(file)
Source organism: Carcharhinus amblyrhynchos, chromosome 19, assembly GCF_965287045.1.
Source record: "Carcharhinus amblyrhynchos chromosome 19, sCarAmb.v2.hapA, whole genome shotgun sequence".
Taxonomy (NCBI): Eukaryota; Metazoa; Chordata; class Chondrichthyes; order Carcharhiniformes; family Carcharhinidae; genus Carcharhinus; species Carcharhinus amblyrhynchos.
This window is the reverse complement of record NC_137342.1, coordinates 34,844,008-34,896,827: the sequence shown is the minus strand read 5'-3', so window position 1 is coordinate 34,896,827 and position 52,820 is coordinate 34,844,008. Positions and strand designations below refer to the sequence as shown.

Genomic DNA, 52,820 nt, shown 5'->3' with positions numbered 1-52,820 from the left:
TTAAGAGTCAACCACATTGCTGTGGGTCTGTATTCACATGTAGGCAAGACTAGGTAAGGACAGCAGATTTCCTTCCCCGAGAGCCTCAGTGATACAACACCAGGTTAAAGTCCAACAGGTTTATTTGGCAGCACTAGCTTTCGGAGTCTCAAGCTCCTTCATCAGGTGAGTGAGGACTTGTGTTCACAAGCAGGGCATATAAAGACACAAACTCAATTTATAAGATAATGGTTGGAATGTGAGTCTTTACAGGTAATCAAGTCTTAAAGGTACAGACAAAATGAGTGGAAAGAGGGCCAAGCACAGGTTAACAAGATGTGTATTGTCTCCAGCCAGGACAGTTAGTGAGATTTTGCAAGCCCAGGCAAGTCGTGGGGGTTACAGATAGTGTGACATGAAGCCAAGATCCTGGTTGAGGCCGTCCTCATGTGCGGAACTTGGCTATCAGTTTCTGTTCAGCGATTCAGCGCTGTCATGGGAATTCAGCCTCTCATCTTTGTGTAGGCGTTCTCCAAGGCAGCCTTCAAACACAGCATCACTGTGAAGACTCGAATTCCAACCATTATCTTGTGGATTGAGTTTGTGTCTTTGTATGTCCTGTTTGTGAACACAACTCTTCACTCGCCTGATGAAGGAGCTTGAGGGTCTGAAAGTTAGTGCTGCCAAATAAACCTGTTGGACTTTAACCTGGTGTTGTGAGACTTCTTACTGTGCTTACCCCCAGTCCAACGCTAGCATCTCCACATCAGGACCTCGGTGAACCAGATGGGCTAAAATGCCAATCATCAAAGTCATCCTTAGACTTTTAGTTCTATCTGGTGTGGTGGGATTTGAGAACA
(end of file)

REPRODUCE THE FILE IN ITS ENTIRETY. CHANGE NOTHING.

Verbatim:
Source organism: Carcharhinus amblyrhynchos, chromosome 19, assembly GCF_965287045.1.
Source record: "Carcharhinus amblyrhynchos chromosome 19, sCarAmb.v2.hapA, whole genome shotgun sequence".
Taxonomy (NCBI): Eukaryota; Metazoa; Chordata; class Chondrichthyes; order Carcharhiniformes; family Carcharhinidae; genus Carcharhinus; species Carcharhinus amblyrhynchos.
This window is the reverse complement of record NC_137342.1, coordinates 34,844,008-34,896,827: the sequence shown is the minus strand read 5'-3', so window position 1 is coordinate 34,896,827 and position 52,820 is coordinate 34,844,008. Positions and strand designations below refer to the sequence as shown.

Genomic DNA, 52,820 nt, shown 5'->3' with positions numbered 1-52,820 from the left:
TTAAGAGTCAACCACATTGCTGTGGGTCTGTATTCACATGTAGGCAAGACTAGGTAAGGACAGCAGATTTCCTTCCCCGAGAGCCTCAGTGATACAACACCAGGTTAAAGTCCAACAGGTTTATTTGGCAGCACTAGCTTTCGGAGTCTCAAGCTCCTTCATCAGGTGAGTGAGGACTTGTGTTCACAAGCAGGGCATATAAAGACACAAACTCAATTTATAAGATAATGGTTGGAATGTGAGTCTTTACAGGTAATCAAGTCTTAAAGGTACAGACAAAATGAGTGGAAAGAGGGCCAAGCACAGGTTAACAAGATGTGTATTGTCTCCAGCCAGGACAGTTAGTGAGATTTTGCAAGCCCAGGCAAGTCGTGGGGGTTACAGATAGTGTGACATGAAGCCAAGATCCTGGTTGAGGCCGTCCTCATGTGCGGAACTTGGCTATCAGTTTCTGTTCAGCGATTCAGCGCTGTCATGGGAATTCAGCCTCTCATCTTTGTGTAGGCGTTCTCCAAGGCAGCCTTCAAACACAGCATCACTGTGAAGACTCGAATTCCAACCATTATCTTGTGGATTGAGTTTGTGTCTTTGTATGTCCTGTTTGTGAACACAACTCTTCACTCGCCTGATGAAGGAGCTTGAGGGTCTGAAAGTTAGTGCTGCCAAATAAACCTGTTGGACTTTAACCTGGTGTTGTGAGACTTCTTACTGTGCTTACCCCCAGTCCAACGCTAGCATCTCCACATCAGGACCTCGGTGAACCAGATGGGCTAAAATGCCAATCATCAAAGTCATCCTTAGACTTTTAGTTCTATCTGGTGTGGTGGGATTTGAGAACA